Two Yale biologists win 2006 Gairdner Awards for medical research
"The 2006 awards honor outstanding achievements in our understanding of our cells with major ramifications for cancer, nutrition, auto-immune disease, atherosclerosis and hormone action," said John Dirks, president of the Gairdner Foundation. The awards will be presented on October 26 at the Four Seasons Hotel in Toronto.
Joan A. Steitz, Sterling Professor of Molecular Biophysics and Biochemistry at Yale, and Howard Hughes Medical Institute Investigator, will be honored for her "discovery of the reactivity of autoimmune sera with nuclear riboprotein particles and elucidation of the rules of small nuclear RNA in gene expression."
Since 1959, the Gairdner International Awards have recognized extraordinary accomplishment in medical science; they are acknowledgements of achievement, rather than grants for the support of future research. The awards honor outstanding contributions by medical scientists worldwide whose work will significantly improve the quality of life. Of the 279 Gairdner winners, 65 have gone on to win the Nobel Prize.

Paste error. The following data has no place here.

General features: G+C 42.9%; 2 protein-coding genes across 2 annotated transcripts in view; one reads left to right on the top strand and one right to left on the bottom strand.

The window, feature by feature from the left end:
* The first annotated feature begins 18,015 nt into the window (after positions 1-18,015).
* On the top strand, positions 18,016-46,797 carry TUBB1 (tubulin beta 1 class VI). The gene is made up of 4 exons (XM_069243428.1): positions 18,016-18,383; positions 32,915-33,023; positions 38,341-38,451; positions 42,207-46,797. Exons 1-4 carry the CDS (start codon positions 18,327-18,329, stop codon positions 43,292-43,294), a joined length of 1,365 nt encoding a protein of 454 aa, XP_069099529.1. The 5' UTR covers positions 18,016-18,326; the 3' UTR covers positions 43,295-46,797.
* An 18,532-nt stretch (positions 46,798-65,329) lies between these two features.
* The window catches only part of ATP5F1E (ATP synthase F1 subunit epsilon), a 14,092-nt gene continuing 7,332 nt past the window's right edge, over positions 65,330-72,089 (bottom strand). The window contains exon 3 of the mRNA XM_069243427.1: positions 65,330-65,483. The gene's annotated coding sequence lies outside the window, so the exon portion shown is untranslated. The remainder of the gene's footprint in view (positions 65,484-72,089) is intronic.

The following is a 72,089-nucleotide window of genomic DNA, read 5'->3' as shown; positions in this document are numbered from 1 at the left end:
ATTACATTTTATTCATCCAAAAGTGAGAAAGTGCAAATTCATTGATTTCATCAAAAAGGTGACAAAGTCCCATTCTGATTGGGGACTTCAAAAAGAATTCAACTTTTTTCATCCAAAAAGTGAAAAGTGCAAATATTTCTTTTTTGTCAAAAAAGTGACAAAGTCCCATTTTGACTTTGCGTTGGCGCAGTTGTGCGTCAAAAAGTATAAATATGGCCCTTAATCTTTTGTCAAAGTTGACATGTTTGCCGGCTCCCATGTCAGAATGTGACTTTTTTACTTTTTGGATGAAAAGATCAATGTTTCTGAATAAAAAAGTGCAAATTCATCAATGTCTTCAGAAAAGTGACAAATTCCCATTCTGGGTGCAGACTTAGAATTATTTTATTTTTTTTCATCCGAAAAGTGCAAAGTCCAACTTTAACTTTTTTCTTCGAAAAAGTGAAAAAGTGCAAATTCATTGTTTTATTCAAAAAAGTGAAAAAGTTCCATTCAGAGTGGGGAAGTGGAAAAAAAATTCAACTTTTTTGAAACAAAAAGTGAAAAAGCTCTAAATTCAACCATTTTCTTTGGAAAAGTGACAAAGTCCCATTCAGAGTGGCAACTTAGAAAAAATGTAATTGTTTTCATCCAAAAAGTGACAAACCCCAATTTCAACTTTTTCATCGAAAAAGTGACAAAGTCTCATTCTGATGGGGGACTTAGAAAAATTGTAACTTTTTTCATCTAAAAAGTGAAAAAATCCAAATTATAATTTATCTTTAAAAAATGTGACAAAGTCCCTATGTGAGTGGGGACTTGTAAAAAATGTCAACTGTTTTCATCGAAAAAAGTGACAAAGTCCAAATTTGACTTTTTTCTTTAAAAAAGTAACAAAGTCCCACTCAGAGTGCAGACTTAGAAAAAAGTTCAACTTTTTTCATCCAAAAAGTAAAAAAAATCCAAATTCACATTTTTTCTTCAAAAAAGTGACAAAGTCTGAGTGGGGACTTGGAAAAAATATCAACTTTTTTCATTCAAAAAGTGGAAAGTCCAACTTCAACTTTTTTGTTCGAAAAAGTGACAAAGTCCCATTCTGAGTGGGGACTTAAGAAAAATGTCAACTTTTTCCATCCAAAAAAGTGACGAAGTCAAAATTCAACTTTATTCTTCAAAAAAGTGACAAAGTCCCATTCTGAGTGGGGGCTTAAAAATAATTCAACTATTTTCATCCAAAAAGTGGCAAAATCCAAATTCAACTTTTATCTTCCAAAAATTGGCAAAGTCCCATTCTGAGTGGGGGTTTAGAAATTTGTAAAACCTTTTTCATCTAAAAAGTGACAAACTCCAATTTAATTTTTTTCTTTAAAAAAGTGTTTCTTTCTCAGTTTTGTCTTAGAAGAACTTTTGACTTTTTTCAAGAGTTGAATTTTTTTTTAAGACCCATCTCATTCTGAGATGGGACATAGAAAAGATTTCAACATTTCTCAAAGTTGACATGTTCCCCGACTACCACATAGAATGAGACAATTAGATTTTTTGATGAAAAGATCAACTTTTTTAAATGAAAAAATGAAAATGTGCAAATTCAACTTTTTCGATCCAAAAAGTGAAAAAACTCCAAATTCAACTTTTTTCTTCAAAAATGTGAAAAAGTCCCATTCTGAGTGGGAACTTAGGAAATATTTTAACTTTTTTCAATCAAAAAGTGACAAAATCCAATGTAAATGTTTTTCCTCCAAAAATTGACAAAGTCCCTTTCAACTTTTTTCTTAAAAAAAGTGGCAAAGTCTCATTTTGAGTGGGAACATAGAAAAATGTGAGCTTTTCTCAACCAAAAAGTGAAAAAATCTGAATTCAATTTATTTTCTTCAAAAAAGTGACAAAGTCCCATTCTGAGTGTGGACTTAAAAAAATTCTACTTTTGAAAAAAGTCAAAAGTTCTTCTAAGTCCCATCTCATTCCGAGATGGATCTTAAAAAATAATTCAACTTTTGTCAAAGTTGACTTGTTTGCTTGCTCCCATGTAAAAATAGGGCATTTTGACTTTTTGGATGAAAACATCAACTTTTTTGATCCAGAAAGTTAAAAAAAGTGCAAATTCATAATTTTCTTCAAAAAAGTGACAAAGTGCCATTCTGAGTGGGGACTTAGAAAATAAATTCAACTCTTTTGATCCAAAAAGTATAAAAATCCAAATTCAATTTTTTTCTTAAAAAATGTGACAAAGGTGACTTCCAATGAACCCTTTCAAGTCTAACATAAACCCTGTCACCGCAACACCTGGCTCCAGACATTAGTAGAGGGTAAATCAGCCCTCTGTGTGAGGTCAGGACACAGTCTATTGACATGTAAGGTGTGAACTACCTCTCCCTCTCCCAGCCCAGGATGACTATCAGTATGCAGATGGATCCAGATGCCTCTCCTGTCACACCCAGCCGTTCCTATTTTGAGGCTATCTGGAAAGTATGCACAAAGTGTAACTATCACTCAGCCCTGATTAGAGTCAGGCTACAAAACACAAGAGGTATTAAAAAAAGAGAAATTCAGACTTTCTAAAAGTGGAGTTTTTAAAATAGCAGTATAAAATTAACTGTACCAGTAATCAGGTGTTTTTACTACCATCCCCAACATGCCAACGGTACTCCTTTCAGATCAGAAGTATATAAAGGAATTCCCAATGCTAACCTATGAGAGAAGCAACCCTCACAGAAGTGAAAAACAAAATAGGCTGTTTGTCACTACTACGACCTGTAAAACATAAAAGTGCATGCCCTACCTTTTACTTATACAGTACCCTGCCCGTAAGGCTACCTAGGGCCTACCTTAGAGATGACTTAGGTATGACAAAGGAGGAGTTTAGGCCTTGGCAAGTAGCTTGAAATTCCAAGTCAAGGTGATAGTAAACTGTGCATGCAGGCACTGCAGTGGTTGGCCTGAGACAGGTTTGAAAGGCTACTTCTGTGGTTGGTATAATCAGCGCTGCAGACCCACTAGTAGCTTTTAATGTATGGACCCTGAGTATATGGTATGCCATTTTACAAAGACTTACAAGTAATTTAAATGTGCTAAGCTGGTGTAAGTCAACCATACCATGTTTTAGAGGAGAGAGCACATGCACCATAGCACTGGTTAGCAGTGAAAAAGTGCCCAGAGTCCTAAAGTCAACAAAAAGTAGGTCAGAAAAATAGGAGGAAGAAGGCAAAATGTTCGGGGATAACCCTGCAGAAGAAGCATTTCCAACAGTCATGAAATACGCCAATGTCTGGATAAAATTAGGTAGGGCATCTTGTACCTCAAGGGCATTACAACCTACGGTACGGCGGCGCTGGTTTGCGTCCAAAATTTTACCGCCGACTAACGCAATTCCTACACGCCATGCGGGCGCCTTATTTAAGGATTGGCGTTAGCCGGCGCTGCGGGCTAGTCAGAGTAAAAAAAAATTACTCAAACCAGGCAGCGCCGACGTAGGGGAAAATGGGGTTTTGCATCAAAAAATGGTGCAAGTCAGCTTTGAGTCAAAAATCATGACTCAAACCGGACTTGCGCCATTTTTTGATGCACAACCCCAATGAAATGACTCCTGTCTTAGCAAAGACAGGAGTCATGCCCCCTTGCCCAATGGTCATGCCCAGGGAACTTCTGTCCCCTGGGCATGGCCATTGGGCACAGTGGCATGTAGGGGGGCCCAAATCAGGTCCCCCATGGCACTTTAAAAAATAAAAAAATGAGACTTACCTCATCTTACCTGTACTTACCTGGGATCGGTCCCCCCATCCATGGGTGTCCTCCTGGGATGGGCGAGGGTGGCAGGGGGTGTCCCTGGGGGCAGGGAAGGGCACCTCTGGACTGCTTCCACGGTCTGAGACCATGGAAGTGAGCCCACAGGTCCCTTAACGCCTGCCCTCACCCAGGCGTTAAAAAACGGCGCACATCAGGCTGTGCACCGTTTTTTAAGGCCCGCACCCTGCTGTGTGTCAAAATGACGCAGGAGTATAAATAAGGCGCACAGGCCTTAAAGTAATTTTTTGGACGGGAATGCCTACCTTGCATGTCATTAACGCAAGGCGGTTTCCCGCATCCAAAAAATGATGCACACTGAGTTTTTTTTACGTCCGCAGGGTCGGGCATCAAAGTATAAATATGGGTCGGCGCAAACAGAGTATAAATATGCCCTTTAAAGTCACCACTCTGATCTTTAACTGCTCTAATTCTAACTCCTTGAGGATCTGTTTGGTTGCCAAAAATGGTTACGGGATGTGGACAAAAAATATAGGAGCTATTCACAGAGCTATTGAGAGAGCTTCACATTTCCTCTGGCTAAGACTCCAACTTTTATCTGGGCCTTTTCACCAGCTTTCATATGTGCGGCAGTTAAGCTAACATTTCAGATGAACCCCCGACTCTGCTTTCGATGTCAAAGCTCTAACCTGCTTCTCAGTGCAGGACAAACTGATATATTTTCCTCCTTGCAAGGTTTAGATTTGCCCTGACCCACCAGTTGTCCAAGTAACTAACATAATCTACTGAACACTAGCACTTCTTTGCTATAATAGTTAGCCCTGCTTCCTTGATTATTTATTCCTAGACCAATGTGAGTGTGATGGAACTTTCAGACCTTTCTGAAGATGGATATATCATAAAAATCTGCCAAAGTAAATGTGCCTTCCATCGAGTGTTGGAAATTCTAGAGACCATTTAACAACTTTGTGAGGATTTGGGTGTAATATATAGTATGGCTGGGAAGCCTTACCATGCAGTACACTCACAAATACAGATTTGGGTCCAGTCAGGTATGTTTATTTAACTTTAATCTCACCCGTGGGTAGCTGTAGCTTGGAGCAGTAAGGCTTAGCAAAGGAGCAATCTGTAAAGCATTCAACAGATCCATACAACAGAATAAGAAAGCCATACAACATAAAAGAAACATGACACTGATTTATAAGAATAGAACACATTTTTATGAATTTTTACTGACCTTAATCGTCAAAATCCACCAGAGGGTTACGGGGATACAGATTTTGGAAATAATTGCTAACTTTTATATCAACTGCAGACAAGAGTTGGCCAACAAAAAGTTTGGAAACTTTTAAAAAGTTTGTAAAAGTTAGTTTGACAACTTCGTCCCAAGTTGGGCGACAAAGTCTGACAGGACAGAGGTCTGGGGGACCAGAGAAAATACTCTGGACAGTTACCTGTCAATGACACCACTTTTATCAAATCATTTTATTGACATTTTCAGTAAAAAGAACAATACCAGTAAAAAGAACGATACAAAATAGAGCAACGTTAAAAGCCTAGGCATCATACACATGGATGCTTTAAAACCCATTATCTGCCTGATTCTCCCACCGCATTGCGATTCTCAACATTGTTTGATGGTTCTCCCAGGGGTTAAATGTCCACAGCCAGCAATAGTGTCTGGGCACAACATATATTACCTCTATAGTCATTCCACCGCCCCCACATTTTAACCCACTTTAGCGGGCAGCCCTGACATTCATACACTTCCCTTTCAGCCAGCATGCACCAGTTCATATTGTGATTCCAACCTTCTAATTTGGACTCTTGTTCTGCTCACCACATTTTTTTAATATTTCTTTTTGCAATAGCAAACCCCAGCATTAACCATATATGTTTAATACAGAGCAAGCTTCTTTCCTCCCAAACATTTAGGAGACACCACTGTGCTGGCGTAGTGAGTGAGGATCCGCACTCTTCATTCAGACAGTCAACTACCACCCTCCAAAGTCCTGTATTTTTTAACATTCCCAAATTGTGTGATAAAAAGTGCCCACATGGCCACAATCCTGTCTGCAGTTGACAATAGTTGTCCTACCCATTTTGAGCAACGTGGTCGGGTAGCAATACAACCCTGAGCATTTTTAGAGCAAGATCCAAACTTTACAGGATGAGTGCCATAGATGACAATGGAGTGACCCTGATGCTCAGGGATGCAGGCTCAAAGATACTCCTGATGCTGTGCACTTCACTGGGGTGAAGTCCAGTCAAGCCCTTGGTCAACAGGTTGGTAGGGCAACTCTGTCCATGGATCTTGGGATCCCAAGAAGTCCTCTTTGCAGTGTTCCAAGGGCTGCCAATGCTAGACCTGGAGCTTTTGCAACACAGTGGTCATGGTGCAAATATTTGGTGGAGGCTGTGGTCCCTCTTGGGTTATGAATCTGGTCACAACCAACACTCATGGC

Awardees are chosen in a two-stage process, through two medical advisory committees of leading Canadian and international medical scientists. Each prize carries a cash award of $CDN 30,000 (about $25,700). As part of the Gairdner's mandate to communicate the work of medical researchers, each October, Gairdner winners visit universities across Canada and present academic lectures on their area of expertise.
In 2004, a Gairdner Award went to another member of the Yale faculty, Arthur L. Horwich, M.D., Higgins Professor of Genetics and Pediatrics, and Investigator Howard Hughes Medical Institute for his "fundamental discoveries concerning chaperone assisted protein folding in the cell and its relevance to neurodegeneration."
Since 2003, the lead national sponsor of the Gairdner awards has been the Canadian Institutes of Health Research (CIHR), the major federal agency responsible for funding health research in Canada that supports the work of 10,000 researchers in universities, teaching hospitals and research institutes across Canada.
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